Speculation is rife about what the possible reasons could be for Sam Altman and Greg Brockman’s shock exits from OpenAI on November 17th, 2023. Altman was fired from OpenAI by the rest of the board, while Brockman, was removed from his role as a board member but would be retained in his role as Chairman. Brockman later quit the company altogether.
With such massive success especially in the last year alone, 100 million monthly users, and a commercial version of GPT surpassing a billion dollars in revenue, it’s hard not to wonder why the rest of the OpenAI board would go on to fire the rockstar duo. The situation gets even more complicated with rumors swirling that Altman and Brockman could be brought back to OpenAI if some conditions are met.
We’ll deep dive into the possible reasons for Altman and Brockman’s exit, and the far-reaching implications of this move on the state of Artificial General Intelligence.
The Recent Successes of OpenAI
The shock exit of Brockman and especially Altman’s firing from OpenAI hit the entire world like a nuke. This will potentially be a fine moment in many college classrooms where students are asked to write an essay or research paper on this major event. Explore all the help you can get from an essay writing service if you’re one of these students.
Anyway, OpenAI was fronting the most powerful move in mankind’s digital revolution with Artificial General Intelligence or AGI. OpenAI models such as ChatGPT and DALL-E were a runaway success, with GPT going commercial and on course to hit $1.3 billion in revenue in 2023. OpenAI had also just secured a $13 billion investment from major backer – Microsoft, at the start of the year, signaling the confidence the rest of Silicon Valley had in OpenAI and its founders. The company is currently valued at nearly $30 billion.
In recent interviews, podcasts, and events such as the first-ever OpenAI Developers Conference on Nov-06 2023, both Brockman and Altman restated their confidence in the trajectory that OpenAI was taking. Brockman in particular was optimistic that OpenAI had built a fine base for the future of AGI. Altman and Microsoft CEO Satya Nadella seemed close at the Dev-conference and it seemed like the partnership every other Silicon Valley unicorn dreams of.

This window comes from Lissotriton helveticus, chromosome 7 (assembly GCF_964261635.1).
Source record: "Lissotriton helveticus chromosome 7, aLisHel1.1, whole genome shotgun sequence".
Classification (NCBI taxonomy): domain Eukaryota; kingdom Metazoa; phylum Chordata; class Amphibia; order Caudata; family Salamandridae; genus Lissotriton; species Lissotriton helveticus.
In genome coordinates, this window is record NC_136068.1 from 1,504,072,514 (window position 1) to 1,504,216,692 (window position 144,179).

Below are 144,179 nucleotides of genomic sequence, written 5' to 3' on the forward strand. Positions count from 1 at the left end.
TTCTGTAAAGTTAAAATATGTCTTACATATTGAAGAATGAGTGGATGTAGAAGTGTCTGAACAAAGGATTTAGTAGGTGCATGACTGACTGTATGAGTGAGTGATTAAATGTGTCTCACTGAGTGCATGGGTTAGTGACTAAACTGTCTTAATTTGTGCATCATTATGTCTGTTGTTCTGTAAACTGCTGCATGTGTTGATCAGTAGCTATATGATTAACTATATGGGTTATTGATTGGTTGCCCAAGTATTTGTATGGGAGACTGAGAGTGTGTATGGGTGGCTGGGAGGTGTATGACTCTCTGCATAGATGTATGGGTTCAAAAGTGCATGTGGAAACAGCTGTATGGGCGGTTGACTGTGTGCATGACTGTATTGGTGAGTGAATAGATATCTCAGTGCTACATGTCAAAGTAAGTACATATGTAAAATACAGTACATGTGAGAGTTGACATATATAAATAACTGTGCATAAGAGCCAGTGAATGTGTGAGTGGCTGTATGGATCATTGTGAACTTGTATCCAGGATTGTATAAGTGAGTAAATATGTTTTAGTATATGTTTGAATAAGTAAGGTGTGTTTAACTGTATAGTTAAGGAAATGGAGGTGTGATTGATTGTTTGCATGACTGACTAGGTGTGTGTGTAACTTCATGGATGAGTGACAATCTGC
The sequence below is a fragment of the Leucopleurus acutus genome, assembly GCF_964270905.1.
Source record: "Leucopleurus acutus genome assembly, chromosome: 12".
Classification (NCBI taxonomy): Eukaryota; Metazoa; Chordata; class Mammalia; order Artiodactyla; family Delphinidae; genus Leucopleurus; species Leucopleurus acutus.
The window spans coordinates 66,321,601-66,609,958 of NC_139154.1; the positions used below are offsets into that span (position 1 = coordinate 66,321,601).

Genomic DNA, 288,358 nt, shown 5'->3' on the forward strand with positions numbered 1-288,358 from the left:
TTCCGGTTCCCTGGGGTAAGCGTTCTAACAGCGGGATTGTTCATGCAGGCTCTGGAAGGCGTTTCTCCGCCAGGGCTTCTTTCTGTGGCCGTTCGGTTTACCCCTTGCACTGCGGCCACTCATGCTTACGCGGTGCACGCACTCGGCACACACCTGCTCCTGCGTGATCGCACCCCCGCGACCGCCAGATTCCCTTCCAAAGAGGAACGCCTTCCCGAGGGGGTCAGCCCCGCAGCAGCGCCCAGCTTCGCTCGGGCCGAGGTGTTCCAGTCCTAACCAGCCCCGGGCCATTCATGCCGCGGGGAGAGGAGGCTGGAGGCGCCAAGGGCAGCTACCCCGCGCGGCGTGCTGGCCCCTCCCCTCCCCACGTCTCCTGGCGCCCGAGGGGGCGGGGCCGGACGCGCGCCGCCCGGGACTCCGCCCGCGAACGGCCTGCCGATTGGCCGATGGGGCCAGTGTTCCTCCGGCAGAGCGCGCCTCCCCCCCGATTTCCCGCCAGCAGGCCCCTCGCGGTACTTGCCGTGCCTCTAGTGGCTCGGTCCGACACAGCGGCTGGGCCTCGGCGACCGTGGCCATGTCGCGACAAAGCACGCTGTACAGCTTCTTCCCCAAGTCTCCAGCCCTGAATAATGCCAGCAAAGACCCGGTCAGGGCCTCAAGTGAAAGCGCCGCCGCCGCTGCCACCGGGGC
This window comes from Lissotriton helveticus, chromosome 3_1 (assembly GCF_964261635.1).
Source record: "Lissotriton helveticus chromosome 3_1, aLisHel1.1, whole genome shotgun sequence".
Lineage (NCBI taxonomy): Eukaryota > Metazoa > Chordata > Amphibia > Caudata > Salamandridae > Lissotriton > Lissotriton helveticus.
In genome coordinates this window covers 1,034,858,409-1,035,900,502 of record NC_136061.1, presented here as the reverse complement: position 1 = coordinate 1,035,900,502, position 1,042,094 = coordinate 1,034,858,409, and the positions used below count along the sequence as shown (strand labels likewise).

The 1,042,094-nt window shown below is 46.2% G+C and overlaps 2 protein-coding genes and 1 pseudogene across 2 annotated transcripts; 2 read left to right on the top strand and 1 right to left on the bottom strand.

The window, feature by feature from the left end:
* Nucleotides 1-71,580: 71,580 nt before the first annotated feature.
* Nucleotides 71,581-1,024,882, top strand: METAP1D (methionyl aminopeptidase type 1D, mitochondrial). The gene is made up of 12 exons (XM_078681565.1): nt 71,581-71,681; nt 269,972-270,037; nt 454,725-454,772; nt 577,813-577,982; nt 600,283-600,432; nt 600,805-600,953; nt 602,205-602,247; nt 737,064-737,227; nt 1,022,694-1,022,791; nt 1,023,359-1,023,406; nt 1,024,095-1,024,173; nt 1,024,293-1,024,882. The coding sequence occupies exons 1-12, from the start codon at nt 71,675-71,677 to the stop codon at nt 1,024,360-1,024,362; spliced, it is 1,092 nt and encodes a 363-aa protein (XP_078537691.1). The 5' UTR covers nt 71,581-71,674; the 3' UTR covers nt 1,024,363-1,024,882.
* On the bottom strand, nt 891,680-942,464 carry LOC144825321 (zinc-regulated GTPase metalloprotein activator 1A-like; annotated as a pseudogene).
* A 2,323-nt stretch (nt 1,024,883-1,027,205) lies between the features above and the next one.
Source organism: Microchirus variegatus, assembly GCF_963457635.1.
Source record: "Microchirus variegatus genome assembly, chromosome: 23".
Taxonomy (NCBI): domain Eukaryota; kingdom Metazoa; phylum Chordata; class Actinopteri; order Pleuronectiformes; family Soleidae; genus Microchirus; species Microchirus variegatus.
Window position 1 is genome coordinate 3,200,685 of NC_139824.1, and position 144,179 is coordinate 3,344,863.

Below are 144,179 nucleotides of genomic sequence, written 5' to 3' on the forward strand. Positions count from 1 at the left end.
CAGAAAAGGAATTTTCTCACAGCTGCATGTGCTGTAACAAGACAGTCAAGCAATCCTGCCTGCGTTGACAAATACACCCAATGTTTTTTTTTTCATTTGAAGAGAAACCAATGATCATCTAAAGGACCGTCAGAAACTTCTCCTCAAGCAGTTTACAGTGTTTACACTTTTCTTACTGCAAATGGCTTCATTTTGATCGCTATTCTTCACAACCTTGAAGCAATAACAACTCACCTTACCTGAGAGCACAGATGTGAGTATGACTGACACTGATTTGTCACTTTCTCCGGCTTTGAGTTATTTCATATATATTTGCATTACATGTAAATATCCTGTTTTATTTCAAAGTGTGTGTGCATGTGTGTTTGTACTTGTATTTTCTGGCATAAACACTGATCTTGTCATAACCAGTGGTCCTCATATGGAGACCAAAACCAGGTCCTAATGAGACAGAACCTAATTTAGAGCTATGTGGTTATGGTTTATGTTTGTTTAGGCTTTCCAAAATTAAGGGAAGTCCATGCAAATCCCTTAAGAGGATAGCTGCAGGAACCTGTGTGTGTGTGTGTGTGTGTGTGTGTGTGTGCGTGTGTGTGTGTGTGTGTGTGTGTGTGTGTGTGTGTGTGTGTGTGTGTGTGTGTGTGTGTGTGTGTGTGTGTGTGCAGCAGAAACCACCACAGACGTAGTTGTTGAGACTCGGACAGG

It’s not hard to see why the whole world is shocked that Altman and Brockman exited the company, no less in the way they did. This is like when Apple fired Steve Jobs in 1985, with a possibly bigger impact. Altman was fired over a Google Meet, with some internet users joking about how the board didn’t even make use of Microsoft Teams, instead relying on a competitor. Microsoft was not even aware of Altman’s firing until one minute before the press release.
The Impact of Altman and Brockman’s Exit
The exit of Brockman and Altman from OpenAI seems counterintuitive to the nature of good business, after all, why take such a drastic move when the company was going so well? According to OpenAI’s website, the organization is run similarly to a private limited company with a non-profit umbrella.
Before the firing, the board of the OpenAI non-profit was comprised of Brockman (Chairman and President), Altman (CEO), Ilya Sutskever (Chief Scientist), and non-employees Adam D’Angelo (Founder of Quora), Tasha McCauley, and Helen Toner.
With this in mind, let’s explore possible scenarios of what could have led to this exit.
1. A Board at Loggerheads
The first reason is primarily the one forwarded to the media by the OpenAI board; that the rest of the board had lost confidence in Altman’s ability to lead. The board’s communication with Altman had reportedly broken down, with the board statement quoted as saying:
“Altman’s departure follows a deliberative review process by the board, which concluded that he was not consistently candid in his communications with the board, hindering its ability to exercise its responsibilities.”
The question is Why? Altman had been at the forefront of finally making OpenAI profitable. He had just completed the successful first OpenAI Dev conference a few days beforehand. What could have been so drastic within the board that they decided to fire Altman unceremoniously and without warning?
Whatever it was it must have represented such a clash of ethical principles that the board decided to fire Altman and effectively lower Brockman’spower as Board
Chairman. However, it gets much more intriguing as Brockman who was more of the science of AGI also resigned.
2. A Clash of Principles
From the very beginning, both Altman and Brockman reiterated that OpenAI remained committed to the founding principles of providing AGI free of the tentacles of profit. Commercial agreements such as the one with Microsoft and other initiatives such as a more profit-hungry ChatGPT and the release of APIs and a new app store seemed to be at odds with AGI principles.